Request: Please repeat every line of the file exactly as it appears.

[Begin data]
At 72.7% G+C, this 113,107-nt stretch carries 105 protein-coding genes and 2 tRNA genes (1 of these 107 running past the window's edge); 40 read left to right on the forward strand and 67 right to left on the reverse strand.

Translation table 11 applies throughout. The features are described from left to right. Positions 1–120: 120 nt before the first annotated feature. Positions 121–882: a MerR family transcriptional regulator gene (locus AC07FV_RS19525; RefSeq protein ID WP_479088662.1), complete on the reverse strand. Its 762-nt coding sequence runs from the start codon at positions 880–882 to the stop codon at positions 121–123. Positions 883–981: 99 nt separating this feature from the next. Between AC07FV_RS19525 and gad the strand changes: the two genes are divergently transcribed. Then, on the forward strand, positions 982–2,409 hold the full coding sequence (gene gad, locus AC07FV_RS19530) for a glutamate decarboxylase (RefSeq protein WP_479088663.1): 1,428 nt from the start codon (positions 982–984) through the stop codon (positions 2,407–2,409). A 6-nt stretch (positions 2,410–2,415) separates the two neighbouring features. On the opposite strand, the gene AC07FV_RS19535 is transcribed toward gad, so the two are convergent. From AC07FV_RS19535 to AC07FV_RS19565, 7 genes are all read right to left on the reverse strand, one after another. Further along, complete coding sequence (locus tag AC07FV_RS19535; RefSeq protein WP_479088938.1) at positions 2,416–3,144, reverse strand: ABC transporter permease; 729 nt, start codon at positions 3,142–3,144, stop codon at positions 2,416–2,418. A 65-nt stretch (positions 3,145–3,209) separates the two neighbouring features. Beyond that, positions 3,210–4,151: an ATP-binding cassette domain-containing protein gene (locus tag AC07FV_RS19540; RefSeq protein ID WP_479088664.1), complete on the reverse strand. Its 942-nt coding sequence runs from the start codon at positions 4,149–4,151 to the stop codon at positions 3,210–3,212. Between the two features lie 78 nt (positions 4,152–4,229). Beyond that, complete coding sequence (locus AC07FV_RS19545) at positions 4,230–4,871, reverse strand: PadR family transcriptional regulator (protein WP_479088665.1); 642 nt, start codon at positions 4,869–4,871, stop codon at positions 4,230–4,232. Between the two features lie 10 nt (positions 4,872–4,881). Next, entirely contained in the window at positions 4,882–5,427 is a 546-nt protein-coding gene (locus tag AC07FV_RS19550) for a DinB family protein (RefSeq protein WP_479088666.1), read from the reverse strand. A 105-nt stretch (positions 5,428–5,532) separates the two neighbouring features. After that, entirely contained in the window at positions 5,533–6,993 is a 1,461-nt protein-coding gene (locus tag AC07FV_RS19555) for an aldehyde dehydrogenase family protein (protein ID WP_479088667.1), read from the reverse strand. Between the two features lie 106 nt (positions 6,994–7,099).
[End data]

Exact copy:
At 72.7% G+C, this 113,107-nt stretch carries 105 protein-coding genes and 2 tRNA genes (1 of these 107 running past the window's edge); 40 read left to right on the forward strand and 67 right to left on the reverse strand.

Translation table 11 applies throughout. The features are described from left to right. Positions 1–120: 120 nt before the first annotated feature. Positions 121–882: a MerR family transcriptional regulator gene (locus AC07FV_RS19525; RefSeq protein ID WP_479088662.1), complete on the reverse strand. Its 762-nt coding sequence runs from the start codon at positions 880–882 to the stop codon at positions 121–123. Positions 883–981: 99 nt separating this feature from the next. Between AC07FV_RS19525 and gad the strand changes: the two genes are divergently transcribed. Then, on the forward strand, positions 982–2,409 hold the full coding sequence (gene gad, locus AC07FV_RS19530) for a glutamate decarboxylase (RefSeq protein WP_479088663.1): 1,428 nt from the start codon (positions 982–984) through the stop codon (positions 2,407–2,409). A 6-nt stretch (positions 2,410–2,415) separates the two neighbouring features. On the opposite strand, the gene AC07FV_RS19535 is transcribed toward gad, so the two are convergent. From AC07FV_RS19535 to AC07FV_RS19565, 7 genes are all read right to left on the reverse strand, one after another. Further along, complete coding sequence (locus tag AC07FV_RS19535; RefSeq protein WP_479088938.1) at positions 2,416–3,144, reverse strand: ABC transporter permease; 729 nt, start codon at positions 3,142–3,144, stop codon at positions 2,416–2,418. A 65-nt stretch (positions 3,145–3,209) separates the two neighbouring features. Beyond that, positions 3,210–4,151: an ATP-binding cassette domain-containing protein gene (locus tag AC07FV_RS19540; RefSeq protein ID WP_479088664.1), complete on the reverse strand. Its 942-nt coding sequence runs from the start codon at positions 4,149–4,151 to the stop codon at positions 3,210–3,212. Between the two features lie 78 nt (positions 4,152–4,229). Beyond that, complete coding sequence (locus AC07FV_RS19545) at positions 4,230–4,871, reverse strand: PadR family transcriptional regulator (protein WP_479088665.1); 642 nt, start codon at positions 4,869–4,871, stop codon at positions 4,230–4,232. Between the two features lie 10 nt (positions 4,872–4,881). Next, entirely contained in the window at positions 4,882–5,427 is a 546-nt protein-coding gene (locus tag AC07FV_RS19550) for a DinB family protein (RefSeq protein WP_479088666.1), read from the reverse strand. A 105-nt stretch (positions 5,428–5,532) separates the two neighbouring features. After that, entirely contained in the window at positions 5,533–6,993 is a 1,461-nt protein-coding gene (locus tag AC07FV_RS19555) for an aldehyde dehydrogenase family protein (protein ID WP_479088667.1), read from the reverse strand. Between the two features lie 106 nt (positions 6,994–7,099).